Destination: West Coast Trail

Backcountry travel

Located along the southwest coast of Vancouver Island, the West Coast Trail (WCT) is called “the (backpacking) trip of a lifetime,” and it’s been on my hit list for over 20 years. Because of the relatively remote location, it is as much a project as a backpacking trip, and I was finally able to make it happen in mid-August with a great crew of old friends. Our shared verdict: It is a classic trek, truly worthy of the “trip of a lifetime” moniker.

Dense morning fog gave an eerie vibe to the start of most days.

The west coast of Vancouver Island was originally populated by the Pacheedaht, Ditidaht, Huu-ay-aht, and Nuu-chah-nulth First Nations peoples, and the current West Coast Trail is based on some of their trails. Europeans started arriving in the late 1700s, and as exploration, migration, and trade accelerated, the brutal weather and tidal conditions along Vancouver Island’s west coast resulted in increasing numbers of deadly shipwrecks. The area became known as the “Graveyard of the Pacific.” In January 1906 public outrage about the dangers reached a zenith when the SS Valencia wrecked, resulting in the deaths of 100 people. In response, the Canadian government built a rescue system including two lighthouses, a rough trail, and a telegraph line. That rescue trail was named the Dominion Lifesaving Trail, and later became the West Coast Trail. The West Coast Trail was incorporated into Pacific Rim National Park when it was established in the late 1960’s.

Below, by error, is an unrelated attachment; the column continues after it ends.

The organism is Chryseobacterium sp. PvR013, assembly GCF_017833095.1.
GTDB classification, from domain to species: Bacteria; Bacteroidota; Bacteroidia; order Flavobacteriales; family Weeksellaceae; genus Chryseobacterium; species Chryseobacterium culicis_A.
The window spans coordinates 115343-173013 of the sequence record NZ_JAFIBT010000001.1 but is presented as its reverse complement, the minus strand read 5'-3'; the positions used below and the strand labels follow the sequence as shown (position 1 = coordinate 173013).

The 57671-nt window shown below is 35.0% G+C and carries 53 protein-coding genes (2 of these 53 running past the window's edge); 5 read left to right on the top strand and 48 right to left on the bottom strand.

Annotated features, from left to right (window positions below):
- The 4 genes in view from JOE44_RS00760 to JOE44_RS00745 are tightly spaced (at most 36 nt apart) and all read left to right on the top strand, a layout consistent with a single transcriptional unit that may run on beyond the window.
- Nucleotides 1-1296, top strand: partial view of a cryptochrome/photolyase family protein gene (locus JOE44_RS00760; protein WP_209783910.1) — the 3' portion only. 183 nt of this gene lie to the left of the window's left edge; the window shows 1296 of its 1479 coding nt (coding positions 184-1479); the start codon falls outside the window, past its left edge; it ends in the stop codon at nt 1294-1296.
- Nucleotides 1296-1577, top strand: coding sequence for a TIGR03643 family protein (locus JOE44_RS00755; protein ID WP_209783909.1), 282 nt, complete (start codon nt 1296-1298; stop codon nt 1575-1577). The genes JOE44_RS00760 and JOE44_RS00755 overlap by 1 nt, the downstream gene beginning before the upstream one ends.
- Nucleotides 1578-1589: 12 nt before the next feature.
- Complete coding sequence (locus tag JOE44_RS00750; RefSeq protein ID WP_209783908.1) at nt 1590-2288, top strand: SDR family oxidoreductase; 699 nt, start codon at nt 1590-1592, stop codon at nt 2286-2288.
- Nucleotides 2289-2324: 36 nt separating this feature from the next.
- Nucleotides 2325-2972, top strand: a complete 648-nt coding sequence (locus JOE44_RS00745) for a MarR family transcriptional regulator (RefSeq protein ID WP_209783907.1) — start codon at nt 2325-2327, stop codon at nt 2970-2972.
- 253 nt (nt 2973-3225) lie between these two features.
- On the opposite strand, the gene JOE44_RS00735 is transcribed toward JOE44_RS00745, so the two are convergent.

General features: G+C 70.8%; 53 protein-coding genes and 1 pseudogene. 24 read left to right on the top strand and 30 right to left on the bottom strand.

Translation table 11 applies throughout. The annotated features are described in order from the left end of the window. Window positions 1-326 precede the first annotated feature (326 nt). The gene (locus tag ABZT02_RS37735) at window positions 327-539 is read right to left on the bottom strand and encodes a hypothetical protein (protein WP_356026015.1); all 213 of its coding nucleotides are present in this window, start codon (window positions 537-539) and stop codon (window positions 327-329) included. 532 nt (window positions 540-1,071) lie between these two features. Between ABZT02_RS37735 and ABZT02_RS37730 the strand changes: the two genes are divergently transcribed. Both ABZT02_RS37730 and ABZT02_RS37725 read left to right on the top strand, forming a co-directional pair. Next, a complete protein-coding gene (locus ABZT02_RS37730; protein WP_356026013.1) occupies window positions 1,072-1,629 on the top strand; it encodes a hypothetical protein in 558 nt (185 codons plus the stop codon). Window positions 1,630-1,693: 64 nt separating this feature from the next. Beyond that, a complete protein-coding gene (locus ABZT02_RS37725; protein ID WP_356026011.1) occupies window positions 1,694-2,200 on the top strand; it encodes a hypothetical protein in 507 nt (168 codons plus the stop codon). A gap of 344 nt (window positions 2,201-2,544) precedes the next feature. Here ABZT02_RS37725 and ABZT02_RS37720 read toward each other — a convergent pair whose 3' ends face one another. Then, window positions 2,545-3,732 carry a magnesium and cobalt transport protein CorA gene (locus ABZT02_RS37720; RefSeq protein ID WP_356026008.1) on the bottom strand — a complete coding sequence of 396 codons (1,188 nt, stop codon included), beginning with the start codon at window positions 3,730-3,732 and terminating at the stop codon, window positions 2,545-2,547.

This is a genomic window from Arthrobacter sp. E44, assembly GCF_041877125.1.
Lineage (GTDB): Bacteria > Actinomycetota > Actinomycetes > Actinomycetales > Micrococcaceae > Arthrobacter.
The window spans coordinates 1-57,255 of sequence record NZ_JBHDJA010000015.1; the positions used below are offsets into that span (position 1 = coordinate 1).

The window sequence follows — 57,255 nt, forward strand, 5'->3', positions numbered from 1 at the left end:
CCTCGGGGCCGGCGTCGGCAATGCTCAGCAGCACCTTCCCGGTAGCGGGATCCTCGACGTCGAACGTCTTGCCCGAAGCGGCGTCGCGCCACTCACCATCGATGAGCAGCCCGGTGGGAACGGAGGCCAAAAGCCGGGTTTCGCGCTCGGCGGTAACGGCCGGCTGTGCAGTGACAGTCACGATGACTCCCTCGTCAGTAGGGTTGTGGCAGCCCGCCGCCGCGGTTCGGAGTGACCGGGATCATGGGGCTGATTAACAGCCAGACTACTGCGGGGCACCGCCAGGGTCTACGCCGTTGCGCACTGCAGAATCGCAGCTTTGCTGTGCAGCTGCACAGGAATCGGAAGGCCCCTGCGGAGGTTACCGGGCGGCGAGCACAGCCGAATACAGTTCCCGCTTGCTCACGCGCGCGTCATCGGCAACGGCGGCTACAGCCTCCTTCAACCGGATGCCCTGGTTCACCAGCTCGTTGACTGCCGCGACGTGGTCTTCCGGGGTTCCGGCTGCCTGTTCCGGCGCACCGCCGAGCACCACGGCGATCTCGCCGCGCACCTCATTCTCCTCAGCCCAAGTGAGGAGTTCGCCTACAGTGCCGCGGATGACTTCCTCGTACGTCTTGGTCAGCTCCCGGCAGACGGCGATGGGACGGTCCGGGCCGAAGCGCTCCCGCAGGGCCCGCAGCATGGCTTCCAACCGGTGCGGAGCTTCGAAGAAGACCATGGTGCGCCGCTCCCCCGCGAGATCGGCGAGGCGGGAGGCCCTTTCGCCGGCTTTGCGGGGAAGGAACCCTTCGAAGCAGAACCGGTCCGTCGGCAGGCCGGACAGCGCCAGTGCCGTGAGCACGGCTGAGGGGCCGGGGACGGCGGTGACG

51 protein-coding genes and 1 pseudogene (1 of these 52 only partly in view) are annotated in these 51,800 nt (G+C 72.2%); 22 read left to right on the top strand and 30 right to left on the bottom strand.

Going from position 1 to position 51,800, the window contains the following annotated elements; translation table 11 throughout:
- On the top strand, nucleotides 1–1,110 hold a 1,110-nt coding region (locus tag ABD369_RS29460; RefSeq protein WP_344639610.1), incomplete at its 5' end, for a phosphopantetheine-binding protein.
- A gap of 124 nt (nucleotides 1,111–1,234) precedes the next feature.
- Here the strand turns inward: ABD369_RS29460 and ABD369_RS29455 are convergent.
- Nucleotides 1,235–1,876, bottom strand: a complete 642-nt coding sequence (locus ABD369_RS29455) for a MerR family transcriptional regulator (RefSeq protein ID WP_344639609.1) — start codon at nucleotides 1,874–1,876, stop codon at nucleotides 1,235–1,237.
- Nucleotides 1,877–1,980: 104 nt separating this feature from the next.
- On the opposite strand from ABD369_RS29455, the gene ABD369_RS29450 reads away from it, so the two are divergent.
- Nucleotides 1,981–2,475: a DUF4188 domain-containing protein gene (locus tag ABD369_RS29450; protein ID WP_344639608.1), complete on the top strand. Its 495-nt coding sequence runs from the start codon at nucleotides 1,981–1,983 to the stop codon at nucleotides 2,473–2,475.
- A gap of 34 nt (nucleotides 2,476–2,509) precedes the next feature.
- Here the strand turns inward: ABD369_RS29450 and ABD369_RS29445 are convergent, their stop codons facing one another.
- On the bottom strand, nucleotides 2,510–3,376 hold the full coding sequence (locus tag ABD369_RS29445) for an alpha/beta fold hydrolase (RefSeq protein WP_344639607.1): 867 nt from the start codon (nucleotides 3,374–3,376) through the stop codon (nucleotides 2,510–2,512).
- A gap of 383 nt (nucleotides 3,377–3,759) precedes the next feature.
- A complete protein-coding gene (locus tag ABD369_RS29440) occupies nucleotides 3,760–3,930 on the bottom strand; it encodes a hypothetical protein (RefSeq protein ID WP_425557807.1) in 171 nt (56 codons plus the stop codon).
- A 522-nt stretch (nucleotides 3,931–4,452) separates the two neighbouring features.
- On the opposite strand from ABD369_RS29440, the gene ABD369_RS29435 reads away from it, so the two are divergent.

Taking a snack break. The first day we hiked about 14 km.

About the hike
The WCT is usually done as a point to point 75 km (~47 mi) adventure with terminus points at Pachena Bay (north) and Gordon River (south). Hikers are also allowed to enter or exit in the middle of the route at Nitinaht, which now provides an escape route and an option for a shorter 3-5 day hike.